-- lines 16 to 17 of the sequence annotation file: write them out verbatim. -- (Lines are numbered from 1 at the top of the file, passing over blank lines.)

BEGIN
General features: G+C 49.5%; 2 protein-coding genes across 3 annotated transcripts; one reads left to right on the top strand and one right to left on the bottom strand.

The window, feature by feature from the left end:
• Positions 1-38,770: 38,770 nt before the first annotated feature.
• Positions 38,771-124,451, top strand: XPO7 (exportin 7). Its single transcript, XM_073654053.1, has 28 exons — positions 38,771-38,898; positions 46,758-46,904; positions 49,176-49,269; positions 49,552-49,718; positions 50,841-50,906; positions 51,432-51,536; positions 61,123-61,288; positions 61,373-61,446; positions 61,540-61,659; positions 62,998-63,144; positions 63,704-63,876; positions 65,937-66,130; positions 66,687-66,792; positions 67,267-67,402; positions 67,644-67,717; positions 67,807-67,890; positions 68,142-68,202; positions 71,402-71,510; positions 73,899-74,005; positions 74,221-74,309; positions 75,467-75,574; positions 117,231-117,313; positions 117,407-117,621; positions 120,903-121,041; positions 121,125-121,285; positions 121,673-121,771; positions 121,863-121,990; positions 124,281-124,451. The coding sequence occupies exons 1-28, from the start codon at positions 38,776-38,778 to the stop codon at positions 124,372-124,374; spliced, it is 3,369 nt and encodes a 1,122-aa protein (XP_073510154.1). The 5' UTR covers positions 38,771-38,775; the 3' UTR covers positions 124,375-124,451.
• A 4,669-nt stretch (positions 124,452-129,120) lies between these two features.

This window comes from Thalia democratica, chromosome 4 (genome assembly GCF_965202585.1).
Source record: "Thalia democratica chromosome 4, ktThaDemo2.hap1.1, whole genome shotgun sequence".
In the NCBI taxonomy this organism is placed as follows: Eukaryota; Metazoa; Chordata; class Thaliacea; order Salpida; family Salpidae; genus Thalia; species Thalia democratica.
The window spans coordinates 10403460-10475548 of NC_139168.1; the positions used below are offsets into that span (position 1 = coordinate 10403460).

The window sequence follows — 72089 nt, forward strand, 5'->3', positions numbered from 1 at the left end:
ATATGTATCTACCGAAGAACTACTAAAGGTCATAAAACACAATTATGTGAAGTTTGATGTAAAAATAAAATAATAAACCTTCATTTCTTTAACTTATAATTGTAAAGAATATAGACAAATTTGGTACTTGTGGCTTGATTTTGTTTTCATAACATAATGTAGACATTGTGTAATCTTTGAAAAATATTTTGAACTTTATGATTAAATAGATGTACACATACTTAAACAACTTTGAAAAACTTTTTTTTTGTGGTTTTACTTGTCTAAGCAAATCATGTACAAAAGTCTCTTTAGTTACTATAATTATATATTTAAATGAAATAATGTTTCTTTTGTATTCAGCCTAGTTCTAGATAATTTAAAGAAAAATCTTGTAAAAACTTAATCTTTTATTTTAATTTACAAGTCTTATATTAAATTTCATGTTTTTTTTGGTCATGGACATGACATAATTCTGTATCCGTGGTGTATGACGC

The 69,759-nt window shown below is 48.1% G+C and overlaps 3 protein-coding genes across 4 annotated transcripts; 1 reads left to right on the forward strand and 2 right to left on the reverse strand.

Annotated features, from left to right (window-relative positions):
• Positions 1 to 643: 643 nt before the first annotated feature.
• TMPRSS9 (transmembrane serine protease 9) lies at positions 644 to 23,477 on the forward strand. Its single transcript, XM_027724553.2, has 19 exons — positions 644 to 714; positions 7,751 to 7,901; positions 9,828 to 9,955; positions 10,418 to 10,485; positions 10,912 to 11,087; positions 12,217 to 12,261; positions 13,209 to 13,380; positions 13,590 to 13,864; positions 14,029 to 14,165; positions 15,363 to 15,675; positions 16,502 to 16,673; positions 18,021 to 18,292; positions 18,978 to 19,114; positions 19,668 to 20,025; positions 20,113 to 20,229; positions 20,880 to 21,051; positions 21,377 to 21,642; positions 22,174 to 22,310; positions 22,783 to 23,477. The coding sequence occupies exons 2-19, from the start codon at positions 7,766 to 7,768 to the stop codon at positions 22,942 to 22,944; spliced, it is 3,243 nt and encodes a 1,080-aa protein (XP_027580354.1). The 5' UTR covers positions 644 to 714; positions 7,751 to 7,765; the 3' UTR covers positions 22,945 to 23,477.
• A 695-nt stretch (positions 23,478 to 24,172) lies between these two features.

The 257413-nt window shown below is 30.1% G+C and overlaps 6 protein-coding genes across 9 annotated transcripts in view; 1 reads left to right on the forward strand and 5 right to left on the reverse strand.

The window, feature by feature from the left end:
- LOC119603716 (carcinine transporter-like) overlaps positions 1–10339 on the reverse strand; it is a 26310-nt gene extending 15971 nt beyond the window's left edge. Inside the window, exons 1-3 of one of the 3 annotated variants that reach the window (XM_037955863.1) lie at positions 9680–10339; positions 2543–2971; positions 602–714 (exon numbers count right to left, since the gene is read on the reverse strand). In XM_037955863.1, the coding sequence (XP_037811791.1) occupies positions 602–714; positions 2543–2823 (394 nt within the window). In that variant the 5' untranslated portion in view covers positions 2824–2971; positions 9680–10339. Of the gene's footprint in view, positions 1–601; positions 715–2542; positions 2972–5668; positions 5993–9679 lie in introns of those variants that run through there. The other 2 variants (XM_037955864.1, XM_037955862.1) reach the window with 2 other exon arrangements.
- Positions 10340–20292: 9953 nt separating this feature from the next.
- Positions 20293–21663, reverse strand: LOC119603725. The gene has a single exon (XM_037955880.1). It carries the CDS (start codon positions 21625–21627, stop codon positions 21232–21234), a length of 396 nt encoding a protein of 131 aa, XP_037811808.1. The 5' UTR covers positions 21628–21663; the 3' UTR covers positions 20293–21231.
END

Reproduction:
• A 695-nt stretch (positions 23,478 to 24,172) lies between these two features.

The 257413-nt window shown below is 30.1% G+C and overlaps 6 protein-coding genes across 9 annotated transcripts in view; 1 reads left to right on the forward strand and 5 right to left on the reverse strand.